Thursday, March 31, 2016

Freight Forwarders and Road Haulage Contractors Must Give Their Views on Migrants

Time to Complete Government Survey Before Major Crisis Conference
Shipping News Feature
UK – FRANCE – We recently published details of the government consultation regarding the review of penalties to be imposed on drivers and their employers when found to have illegal migrants aboard their vehicles. The consultation is open until 18 April and focuses on the type of steps hauliers should take to secure their vehicles most effectively and stakeholders, including road haulage contractors and freight forwarding companies, are urged to put their views forward before the expiration date.

The consultation closes just a few days before a major conference on the subject the ‘Pan-European Freight Security and the Migrant Crisis’ which will hear expert speakers including James Brokenshire the Immigration Minister (and the lead author of the aforementioned consultation) plus various other heavy hitters including the Chief Harbour Master of Dunkirk, the MD of the Port of Zeebrugge and a bevy of industry, police and political figures, discuss the entire situation.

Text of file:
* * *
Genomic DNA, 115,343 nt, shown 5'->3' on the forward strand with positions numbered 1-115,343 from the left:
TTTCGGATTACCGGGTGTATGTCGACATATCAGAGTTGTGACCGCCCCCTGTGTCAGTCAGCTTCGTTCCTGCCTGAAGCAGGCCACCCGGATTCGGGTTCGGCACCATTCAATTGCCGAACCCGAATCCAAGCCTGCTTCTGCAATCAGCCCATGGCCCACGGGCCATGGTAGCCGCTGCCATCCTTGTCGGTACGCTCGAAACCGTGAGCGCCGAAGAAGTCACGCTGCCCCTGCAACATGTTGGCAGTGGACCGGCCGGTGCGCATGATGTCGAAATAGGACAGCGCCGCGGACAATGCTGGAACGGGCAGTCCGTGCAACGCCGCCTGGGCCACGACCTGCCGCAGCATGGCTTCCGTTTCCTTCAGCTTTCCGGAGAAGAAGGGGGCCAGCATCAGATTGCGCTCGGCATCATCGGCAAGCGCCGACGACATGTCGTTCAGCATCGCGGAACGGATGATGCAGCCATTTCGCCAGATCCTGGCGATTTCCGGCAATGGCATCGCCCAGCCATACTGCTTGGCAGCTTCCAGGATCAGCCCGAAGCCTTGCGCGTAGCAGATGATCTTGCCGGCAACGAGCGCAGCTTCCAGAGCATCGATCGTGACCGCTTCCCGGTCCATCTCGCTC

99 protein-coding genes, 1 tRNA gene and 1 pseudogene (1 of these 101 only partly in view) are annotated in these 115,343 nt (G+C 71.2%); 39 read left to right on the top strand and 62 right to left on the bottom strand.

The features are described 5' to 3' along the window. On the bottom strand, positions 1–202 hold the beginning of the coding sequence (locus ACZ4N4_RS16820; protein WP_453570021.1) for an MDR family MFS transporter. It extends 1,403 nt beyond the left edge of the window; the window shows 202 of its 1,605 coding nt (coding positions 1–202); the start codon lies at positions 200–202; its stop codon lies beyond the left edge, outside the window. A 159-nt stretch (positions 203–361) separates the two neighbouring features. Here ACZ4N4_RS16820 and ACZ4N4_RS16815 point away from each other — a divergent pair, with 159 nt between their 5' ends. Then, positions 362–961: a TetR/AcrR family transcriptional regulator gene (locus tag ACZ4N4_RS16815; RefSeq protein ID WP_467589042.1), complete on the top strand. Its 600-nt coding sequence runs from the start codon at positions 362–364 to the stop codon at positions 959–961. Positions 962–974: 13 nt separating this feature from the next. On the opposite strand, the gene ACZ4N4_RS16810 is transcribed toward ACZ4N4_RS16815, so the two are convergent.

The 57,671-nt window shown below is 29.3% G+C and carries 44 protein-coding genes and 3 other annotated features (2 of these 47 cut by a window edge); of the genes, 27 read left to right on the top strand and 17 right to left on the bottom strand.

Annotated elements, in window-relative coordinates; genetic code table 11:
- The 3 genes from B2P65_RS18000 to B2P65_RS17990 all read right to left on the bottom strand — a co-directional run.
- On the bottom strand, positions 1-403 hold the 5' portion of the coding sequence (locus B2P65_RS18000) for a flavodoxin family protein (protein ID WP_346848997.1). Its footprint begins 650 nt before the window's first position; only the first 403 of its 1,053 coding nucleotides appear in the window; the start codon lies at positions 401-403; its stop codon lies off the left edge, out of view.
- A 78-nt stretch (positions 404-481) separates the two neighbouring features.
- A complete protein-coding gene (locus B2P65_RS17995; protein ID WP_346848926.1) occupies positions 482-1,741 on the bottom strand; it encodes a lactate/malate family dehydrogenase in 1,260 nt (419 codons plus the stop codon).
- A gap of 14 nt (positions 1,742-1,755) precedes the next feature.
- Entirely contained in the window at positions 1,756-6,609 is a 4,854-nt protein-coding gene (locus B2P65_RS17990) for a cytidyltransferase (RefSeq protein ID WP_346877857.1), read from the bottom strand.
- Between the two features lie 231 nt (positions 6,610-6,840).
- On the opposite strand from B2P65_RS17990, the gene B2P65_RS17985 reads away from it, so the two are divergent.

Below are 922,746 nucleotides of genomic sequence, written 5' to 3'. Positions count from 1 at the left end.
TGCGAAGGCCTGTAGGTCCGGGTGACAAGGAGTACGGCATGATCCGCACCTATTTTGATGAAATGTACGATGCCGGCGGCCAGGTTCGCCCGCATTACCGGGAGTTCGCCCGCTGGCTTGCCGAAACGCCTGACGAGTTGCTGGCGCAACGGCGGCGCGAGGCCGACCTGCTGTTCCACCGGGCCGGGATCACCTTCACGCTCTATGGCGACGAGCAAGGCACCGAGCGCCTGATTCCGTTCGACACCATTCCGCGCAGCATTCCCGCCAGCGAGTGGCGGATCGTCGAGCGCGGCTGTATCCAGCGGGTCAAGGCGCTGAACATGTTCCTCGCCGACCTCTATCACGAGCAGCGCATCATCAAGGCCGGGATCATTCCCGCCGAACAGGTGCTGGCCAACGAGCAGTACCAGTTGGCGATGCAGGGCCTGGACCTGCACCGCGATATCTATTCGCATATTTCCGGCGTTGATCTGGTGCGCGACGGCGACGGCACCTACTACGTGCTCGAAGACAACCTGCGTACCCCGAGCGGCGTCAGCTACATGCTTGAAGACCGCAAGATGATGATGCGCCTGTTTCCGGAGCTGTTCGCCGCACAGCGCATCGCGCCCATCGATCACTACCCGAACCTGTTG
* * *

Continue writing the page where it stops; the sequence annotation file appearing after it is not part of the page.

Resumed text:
One of the speakers will be Road Haulage Association (RHA) chief executive Richard Burnett whose organisation has been lobbying ministers and stressing that the continuing disruption to cross-channel trade at Calais is costing haulage operators dearly in financial terms and also means that drivers are at risk of serious injury as migrants try to board their vehicles.

Despite the number of cases in which penalties have been imposed almost arbitrarily on hauliers who can have had no idea they were carrying stowaways until their vehicles were opened it seems hauliers are not the only ones who are suffering financially from the situation. Responding to a recent Parliamentary question, Department for Business Minister Baroness Neville-Rolfe stated:

“The department has not paid or committed to pay compensation to any company involved in cross-channel traffic because of losses or additional costs due to the number of migrants in the Calais area. In the 2015 Autumn Statement, the Chancellor of the Exchequer committed £250 million to finding a long term solution to Operation Stack.”

With the possibility that the consultation under way may result in an increase in penalties it is surely in the freight sectors interest for as many stakeholders as possible respond to the governments questions. This particularly in light of one of the opening paragraphs, ‘what more industry can do to mitigate the risk of illegal migrant abuse’.To put your views simply click on the consultation link in the first paragraph.